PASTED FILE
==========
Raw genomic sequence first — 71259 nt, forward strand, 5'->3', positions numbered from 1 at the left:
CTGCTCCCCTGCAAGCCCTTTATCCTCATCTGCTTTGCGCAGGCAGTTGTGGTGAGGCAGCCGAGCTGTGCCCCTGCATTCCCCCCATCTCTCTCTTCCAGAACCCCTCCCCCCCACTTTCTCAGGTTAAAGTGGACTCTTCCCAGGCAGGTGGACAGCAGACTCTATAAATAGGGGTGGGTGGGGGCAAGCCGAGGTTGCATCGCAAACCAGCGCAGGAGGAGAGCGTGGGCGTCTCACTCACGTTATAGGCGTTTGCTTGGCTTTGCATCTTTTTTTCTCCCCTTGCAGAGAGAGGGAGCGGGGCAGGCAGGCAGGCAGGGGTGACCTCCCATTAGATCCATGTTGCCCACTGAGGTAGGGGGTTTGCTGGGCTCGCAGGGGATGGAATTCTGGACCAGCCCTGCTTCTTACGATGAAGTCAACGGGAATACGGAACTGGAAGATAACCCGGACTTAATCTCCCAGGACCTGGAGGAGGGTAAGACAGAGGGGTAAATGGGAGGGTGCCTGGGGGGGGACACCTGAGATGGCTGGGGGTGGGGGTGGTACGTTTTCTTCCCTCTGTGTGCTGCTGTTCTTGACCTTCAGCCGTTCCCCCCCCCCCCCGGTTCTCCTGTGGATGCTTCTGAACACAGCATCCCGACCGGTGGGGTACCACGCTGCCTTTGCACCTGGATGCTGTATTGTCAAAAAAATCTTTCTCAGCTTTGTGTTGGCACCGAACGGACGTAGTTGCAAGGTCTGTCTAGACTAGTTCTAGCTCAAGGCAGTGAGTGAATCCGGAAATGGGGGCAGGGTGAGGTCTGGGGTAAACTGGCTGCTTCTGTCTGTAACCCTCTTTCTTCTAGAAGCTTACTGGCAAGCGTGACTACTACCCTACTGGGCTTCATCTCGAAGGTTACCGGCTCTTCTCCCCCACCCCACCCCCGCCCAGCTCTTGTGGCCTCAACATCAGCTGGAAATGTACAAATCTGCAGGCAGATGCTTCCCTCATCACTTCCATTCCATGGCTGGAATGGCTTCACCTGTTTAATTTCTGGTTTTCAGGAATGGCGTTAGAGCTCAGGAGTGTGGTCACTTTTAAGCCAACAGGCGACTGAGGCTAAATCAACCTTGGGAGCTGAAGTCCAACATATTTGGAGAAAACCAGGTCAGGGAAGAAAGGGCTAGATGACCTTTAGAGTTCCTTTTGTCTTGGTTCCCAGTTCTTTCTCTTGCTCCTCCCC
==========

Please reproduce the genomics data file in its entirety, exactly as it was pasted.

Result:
Raw genomic sequence first — 71259 nt, forward strand, 5'->3', positions numbered from 1 at the left:
CTGCTCCCCTGCAAGCCCTTTATCCTCATCTGCTTTGCGCAGGCAGTTGTGGTGAGGCAGCCGAGCTGTGCCCCTGCATTCCCCCCATCTCTCTCTTCCAGAACCCCTCCCCCCCACTTTCTCAGGTTAAAGTGGACTCTTCCCAGGCAGGTGGACAGCAGACTCTATAAATAGGGGTGGGTGGGGGCAAGCCGAGGTTGCATCGCAAACCAGCGCAGGAGGAGAGCGTGGGCGTCTCACTCACGTTATAGGCGTTTGCTTGGCTTTGCATCTTTTTTTCTCCCCTTGCAGAGAGAGGGAGCGGGGCAGGCAGGCAGGCAGGGGTGACCTCCCATTAGATCCATGTTGCCCACTGAGGTAGGGGGTTTGCTGGGCTCGCAGGGGATGGAATTCTGGACCAGCCCTGCTTCTTACGATGAAGTCAACGGGAATACGGAACTGGAAGATAACCCGGACTTAATCTCCCAGGACCTGGAGGAGGGTAAGACAGAGGGGTAAATGGGAGGGTGCCTGGGGGGGGACACCTGAGATGGCTGGGGGTGGGGGTGGTACGTTTTCTTCCCTCTGTGTGCTGCTGTTCTTGACCTTCAGCCGTTCCCCCCCCCCCCCGGTTCTCCTGTGGATGCTTCTGAACACAGCATCCCGACCGGTGGGGTACCACGCTGCCTTTGCACCTGGATGCTGTATTGTCAAAAAAATCTTTCTCAGCTTTGTGTTGGCACCGAACGGACGTAGTTGCAAGGTCTGTCTAGACTAGTTCTAGCTCAAGGCAGTGAGTGAATCCGGAAATGGGGGCAGGGTGAGGTCTGGGGTAAACTGGCTGCTTCTGTCTGTAACCCTCTTTCTTCTAGAAGCTTACTGGCAAGCGTGACTACTACCCTACTGGGCTTCATCTCGAAGGTTACCGGCTCTTCTCCCCCACCCCACCCCCGCCCAGCTCTTGTGGCCTCAACATCAGCTGGAAATGTACAAATCTGCAGGCAGATGCTTCCCTCATCACTTCCATTCCATGGCTGGAATGGCTTCACCTGTTTAATTTCTGGTTTTCAGGAATGGCGTTAGAGCTCAGGAGTGTGGTCACTTTTAAGCCAACAGGCGACTGAGGCTAAATCAACCTTGGGAGCTGAAGTCCAACATATTTGGAGAAAACCAGGTCAGGGAAGAAAGGGCTAGATGACCTTTAGAGTTCCTTTTGTCTTGGTTCCCAGTTCTTTCTCTTGCTCCTCCCC